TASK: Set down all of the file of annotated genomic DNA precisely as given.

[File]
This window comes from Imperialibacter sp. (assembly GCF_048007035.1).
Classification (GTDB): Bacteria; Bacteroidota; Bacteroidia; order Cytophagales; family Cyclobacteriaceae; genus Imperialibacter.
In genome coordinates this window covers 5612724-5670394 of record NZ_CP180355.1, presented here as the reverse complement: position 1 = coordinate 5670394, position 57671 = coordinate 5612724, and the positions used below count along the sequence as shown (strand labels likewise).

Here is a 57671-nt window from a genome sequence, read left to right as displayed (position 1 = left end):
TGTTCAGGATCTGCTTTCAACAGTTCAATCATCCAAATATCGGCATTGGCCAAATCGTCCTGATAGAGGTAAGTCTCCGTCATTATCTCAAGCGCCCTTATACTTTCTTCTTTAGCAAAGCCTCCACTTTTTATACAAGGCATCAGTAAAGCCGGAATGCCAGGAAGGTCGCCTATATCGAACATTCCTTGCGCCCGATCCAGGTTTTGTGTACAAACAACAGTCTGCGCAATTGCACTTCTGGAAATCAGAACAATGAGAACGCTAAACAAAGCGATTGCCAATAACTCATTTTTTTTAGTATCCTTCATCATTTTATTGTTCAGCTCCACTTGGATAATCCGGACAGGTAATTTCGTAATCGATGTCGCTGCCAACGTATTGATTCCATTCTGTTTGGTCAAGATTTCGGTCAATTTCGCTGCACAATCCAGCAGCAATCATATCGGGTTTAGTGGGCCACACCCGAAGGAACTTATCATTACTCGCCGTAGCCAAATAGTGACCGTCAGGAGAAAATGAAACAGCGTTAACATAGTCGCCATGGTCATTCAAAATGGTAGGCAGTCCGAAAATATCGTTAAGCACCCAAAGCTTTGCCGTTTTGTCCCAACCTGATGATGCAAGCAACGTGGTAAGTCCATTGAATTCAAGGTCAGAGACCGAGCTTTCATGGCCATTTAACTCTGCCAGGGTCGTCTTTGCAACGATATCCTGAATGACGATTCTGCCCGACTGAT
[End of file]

This window comes from Imperialibacter sp. (assembly GCF_048007035.1).
Classification (GTDB): Bacteria; Bacteroidota; Bacteroidia; order Cytophagales; family Cyclobacteriaceae; genus Imperialibacter.
In genome coordinates this window covers 5612724-5670394 of record NZ_CP180355.1, presented here as the reverse complement: position 1 = coordinate 5670394, position 57671 = coordinate 5612724, and the positions used below count along the sequence as shown (strand labels likewise).

Here is a 57671-nt window from a genome sequence, read left to right as displayed (position 1 = left end):
TGTTCAGGATCTGCTTTCAACAGTTCAATCATCCAAATATCGGCATTGGCCAAATCGTCCTGATAGAGGTAAGTCTCCGTCATTATCTCAAGCGCCCTTATACTTTCTTCTTTAGCAAAGCCTCCACTTTTTATACAAGGCATCAGTAAAGCCGGAATGCCAGGAAGGTCGCCTATATCGAACATTCCTTGCGCCCGATCCAGGTTTTGTGTACAAACAACAGTCTGCGCAATTGCACTTCTGGAAATCAGAACAATGAGAACGCTAAACAAAGCGATTGCCAATAACTCATTTTTTTTAGTATCCTTCATCATTTTATTGTTCAGCTCCACTTGGATAATCCGGACAGGTAATTTCGTAATCGATGTCGCTGCCAACGTATTGATTCCATTCTGTTTGGTCAAGATTTCGGTCAATTTCGCTGCACAATCCAGCAGCAATCATATCGGGTTTAGTGGGCCACACCCGAAGGAACTTATCATTACTCGCCGTAGCCAAATAGTGACCGTCAGGAGAAAATGAAACAGCGTTAACATAGTCGCCATGGTCATTCAAAATGGTAGGCAGTCCGAAAATATCGTTAAGCACCCAAAGCTTTGCCGTTTTGTCCCAACCTGATGATGCAAGCAACGTGGTAAGTCCATTGAATTCAAGGTCAGAGACCGAGCTTTCATGGCCATTTAACTCTGCCAGGGTCGTCTTTGCAACGATATCCTGAATGACGATTCTGCCCGACTGAT